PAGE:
Found it impossible to keep my hands off anything. In grade school, even if it was a gluestick that didn't belong to me, I'd take it if the glue stick wasn't being used. Over the years, I channeled that delinquent energy into studying. If it meant sating my curiosity, I became adept at research. Most of all, I was obsessed with learning about how our bodies worked, the secret coding lay inside our DNA, didn't it? I remember the first time my science teacher revealed to me a most fascinatig shape—named the double helix—the prescribed building block of all life. Ask me if it was possible to one day turn cats into people, my mind was in love with all the intrinsic world-changing possibilities that could arise from tinkering with our DNA. Certainly, there were risks. To be the first to achieve something so deceiving ingenuous, being the first to crack the code of the Erudite genome, was going to be no easy endeavor. But the temptation of revolutionizing the world, for me, was too great of an urge to resist. It shall be a Mimika who would change the nation, and perhaps, the world at large. Reflecting in hindsight, that dream did manifest into destiny.

24/7/1986
I would never forget the day when my life changed, the day when my chest pains began. Preparing for my final high school class photo, it was going to be a happy day. My school friends and I could be together one last time before moving on into adulthood... or well, it was supposed to be, if bullets hadn't pierced my chest. The shock was what first registered, causing me to stagger to my knees. The nurses sent me off to the sick bay, where I'd wait until my mother soon came to pick me up. After which, telling her all about my strange affliction, we would visit the doctors for a checkup. Two weeks later we received my results. Lamentably the worst of her fears would enter the light, and the despair on her eyes, the fear gleaming in my young past self. Looking back on that day, reliving the abject terror that hugged my heart was palpable. How all it took was a random mutation, a mishap in a tumor suppression gene to deprogram "death" from our own cells. Cursed with terrible luck, I was left with no choice but to pursue the secrets of the genome. The cure to my affliction would be unveiled if I could just reach the bottom of the mystery in genes, how nature protected itself from random errors.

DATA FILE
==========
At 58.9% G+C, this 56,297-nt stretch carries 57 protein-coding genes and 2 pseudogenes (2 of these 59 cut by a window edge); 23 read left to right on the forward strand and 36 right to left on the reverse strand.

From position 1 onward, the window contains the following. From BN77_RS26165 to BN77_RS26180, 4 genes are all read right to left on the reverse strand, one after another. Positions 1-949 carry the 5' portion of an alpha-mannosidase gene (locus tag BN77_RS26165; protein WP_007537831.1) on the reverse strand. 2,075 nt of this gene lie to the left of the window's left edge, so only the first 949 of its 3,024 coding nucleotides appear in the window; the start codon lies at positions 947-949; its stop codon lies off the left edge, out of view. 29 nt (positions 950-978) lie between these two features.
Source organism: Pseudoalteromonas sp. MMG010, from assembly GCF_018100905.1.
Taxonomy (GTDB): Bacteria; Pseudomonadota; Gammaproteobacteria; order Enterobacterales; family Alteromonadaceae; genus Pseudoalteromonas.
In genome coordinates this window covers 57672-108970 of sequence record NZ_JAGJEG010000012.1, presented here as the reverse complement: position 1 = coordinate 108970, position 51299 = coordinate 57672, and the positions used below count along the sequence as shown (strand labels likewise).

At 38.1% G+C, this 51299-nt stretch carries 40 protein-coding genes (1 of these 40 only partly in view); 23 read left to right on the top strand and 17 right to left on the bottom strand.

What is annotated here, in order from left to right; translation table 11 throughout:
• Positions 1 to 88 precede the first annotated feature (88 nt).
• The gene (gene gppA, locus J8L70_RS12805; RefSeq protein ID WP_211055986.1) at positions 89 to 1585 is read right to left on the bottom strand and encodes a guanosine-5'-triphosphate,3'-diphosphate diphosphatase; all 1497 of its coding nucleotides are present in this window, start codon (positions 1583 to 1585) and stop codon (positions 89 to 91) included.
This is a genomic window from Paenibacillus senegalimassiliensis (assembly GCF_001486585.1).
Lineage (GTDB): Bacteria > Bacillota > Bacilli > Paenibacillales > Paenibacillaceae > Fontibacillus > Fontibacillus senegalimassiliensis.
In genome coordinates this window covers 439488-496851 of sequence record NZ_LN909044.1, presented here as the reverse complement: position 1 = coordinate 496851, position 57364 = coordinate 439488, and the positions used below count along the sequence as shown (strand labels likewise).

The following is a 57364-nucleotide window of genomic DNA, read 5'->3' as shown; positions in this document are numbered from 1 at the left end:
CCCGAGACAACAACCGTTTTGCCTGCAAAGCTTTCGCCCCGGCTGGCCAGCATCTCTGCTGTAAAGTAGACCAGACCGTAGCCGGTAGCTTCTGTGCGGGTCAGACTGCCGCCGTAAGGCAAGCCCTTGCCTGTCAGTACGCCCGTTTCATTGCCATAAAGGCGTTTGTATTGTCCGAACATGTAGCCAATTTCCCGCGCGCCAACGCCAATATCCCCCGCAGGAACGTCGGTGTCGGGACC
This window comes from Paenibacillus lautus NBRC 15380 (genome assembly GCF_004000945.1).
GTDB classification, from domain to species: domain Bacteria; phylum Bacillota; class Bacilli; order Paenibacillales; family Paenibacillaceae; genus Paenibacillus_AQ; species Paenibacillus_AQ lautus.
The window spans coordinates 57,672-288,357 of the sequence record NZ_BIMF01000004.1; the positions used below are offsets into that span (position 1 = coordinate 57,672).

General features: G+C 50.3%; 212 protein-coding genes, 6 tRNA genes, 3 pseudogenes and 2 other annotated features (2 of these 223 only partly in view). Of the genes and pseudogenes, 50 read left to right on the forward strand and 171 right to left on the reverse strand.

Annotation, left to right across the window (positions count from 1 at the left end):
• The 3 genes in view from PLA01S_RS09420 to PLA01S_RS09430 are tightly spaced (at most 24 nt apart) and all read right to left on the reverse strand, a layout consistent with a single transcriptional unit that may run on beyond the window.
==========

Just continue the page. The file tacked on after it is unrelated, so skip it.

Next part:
Determined, I made it my goal to survive, to thrive, to overcome anything that comes at me. To dominate any challenge the world decides I deserve and smile at their defeat. Through no sparse willpower, my grades were just right to qualify for enrollment into the empire's most prestigious institutions. My ancestors could smile at my success, commencing my studies at Imperial College Ayimo, known around the continent of Shuruia for its world-class laboratories. Tuition had been anything but free, however, living off of scholarship money and family allowance over the six years of sleepless nights of study. During my research, I noticed strange paradoxes. At the species level, the incidence of cancer did not appear to correlate with the number of cells in an organism. For example, the incidence of cancer in Erudites was much higher than the incidence of cancer in whales, despite whales having more cells than us. If the probability of carcinogenesis were constant across cells, one would expect whales to have a higher incidence of cancer than we Erudites.

25/7/1986
I joyously threw off my graduation cap at the age of 25. Armed with a degree and the will, my journey truly began after receiving a grant from the National Science Foundation to start my own Biotech startup called MimiBiotechnologies. Driven by the explicit goal of curing my own ailment, I first started by purchasing Cetotheria meat off the market and subjecting it to molecular analysis. The analysis revealed a high rate of gene mutation present within the whale's genomes, alongside the presence of a high number of tumor suppressor genes. This seemingly simple answer to the carcinogenetic paradox, while earning my firm prestige and personal accolades, did not further my insights into any potential cures for cancer.